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I recently installed go and was trying out hello world example.

package main
import "fmt"
func main() {
    fmt.Printf("hello, world\n")

$ go build hello.go

returns hello binary file which is 1.2Mb size. Thats comparatively huge for just a hello world program. Any particular reason on why is the file size large ? Is it because of importing "fmt" ?

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marked as duplicate by kostix, Sridhar Ratnakumar, Daniel Naab, spajce, Lukas Knuth Mar 11 '13 at 0:41

This question has been asked before and already has an answer. If those answers do not fully address your question, please ask a new question.

It statically compiles in all the dependencies unstripped. Imagine the ease of deployment! –  janislaw Mar 10 '13 at 19:08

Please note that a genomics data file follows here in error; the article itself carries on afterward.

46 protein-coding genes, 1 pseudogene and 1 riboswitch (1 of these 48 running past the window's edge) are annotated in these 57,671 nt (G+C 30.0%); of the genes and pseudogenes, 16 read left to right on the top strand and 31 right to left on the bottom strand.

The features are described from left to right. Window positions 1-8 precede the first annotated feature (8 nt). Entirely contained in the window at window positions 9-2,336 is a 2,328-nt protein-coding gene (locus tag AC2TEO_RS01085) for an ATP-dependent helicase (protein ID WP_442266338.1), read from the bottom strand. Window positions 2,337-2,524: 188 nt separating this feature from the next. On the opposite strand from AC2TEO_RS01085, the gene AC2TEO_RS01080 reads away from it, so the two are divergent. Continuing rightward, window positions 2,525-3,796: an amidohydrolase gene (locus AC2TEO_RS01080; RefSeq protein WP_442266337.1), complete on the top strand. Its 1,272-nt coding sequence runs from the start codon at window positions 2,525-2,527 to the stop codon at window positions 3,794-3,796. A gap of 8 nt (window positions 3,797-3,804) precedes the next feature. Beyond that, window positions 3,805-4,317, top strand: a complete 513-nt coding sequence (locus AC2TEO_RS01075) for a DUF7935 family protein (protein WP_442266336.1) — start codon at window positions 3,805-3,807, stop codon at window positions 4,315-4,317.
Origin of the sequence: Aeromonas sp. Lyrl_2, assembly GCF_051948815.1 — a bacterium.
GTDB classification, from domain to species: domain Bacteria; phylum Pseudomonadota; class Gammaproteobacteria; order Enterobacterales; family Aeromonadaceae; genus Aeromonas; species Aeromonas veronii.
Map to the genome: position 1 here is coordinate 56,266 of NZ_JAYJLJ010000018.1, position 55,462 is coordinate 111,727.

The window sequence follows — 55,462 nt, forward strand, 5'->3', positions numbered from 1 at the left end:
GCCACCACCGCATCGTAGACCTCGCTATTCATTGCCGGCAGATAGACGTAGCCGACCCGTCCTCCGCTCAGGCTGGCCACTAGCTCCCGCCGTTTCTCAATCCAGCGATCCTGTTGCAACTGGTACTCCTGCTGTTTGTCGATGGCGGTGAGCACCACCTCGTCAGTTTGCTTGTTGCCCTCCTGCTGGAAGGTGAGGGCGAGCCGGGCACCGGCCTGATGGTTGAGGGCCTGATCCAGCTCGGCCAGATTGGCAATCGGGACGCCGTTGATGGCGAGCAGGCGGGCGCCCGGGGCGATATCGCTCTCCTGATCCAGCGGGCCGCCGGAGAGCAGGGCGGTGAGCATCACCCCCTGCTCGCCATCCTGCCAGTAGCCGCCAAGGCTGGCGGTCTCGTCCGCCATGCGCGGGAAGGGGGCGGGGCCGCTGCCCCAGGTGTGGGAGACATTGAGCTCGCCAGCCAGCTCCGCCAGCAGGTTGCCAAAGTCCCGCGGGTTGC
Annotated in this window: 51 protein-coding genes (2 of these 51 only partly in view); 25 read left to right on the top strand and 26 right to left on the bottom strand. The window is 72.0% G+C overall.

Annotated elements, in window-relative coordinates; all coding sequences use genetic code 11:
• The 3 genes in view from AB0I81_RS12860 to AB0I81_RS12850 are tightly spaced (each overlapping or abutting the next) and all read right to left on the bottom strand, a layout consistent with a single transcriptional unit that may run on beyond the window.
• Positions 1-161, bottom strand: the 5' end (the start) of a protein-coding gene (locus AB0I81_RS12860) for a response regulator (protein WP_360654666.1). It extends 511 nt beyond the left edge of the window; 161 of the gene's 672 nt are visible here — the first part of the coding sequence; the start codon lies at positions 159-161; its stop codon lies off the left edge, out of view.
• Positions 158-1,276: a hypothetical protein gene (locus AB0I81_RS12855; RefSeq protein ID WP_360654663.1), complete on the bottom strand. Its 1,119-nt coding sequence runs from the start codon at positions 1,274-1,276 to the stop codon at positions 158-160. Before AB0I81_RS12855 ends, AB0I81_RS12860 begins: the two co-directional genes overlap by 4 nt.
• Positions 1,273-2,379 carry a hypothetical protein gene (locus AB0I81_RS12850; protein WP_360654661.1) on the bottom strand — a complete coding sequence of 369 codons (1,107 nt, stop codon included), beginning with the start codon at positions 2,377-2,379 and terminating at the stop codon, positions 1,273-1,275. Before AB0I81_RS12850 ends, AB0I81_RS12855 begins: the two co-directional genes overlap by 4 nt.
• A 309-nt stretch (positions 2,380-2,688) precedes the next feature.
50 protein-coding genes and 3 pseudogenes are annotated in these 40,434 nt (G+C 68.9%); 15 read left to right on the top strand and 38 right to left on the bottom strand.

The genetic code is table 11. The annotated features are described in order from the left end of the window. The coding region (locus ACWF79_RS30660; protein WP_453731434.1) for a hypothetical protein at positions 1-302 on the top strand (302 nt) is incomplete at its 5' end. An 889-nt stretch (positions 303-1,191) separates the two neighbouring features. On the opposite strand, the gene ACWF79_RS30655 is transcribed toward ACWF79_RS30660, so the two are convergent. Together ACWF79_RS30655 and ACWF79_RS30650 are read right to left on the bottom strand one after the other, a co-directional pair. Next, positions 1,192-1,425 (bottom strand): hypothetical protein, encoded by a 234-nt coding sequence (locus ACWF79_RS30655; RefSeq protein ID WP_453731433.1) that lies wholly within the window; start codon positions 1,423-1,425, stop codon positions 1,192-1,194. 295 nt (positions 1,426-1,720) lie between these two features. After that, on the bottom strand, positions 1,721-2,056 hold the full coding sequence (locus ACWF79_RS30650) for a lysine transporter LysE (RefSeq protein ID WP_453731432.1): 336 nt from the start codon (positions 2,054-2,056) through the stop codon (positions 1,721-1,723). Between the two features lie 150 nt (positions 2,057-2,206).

2 Answers 2

up vote 5 down vote accepted

This is a Go FAQ

Why is my trivial program such a large binary?

The linkers in the gc tool chain (5l, 6l, and 8l) do static linking. All Go binaries therefore include the Go run-time, along with the run-time type information necessary to support dynamic type checks, reflection, and even panic-time stack traces.

A simple C "hello, world" program compiled and linked statically using gcc on Linux is around 750 kB, including an implementation of printf. An equivalent Go program using fmt.Printf is around 1.2 MB, but that includes more powerful run-time support.

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Yes, package "fmt" is one of the reasons. It also in turn imports other packages. But even without using "fmt", there's the whole runtime statically linked into a Go binary. And Go's runtime is not a simple one - it includes for instance a scheduler/goroutine vs OS thread manager, split stack allocator, the garbage collector and garbage collector friendly memory allocator which is also C threads friendly, signal handlers and stack trace generator, ...

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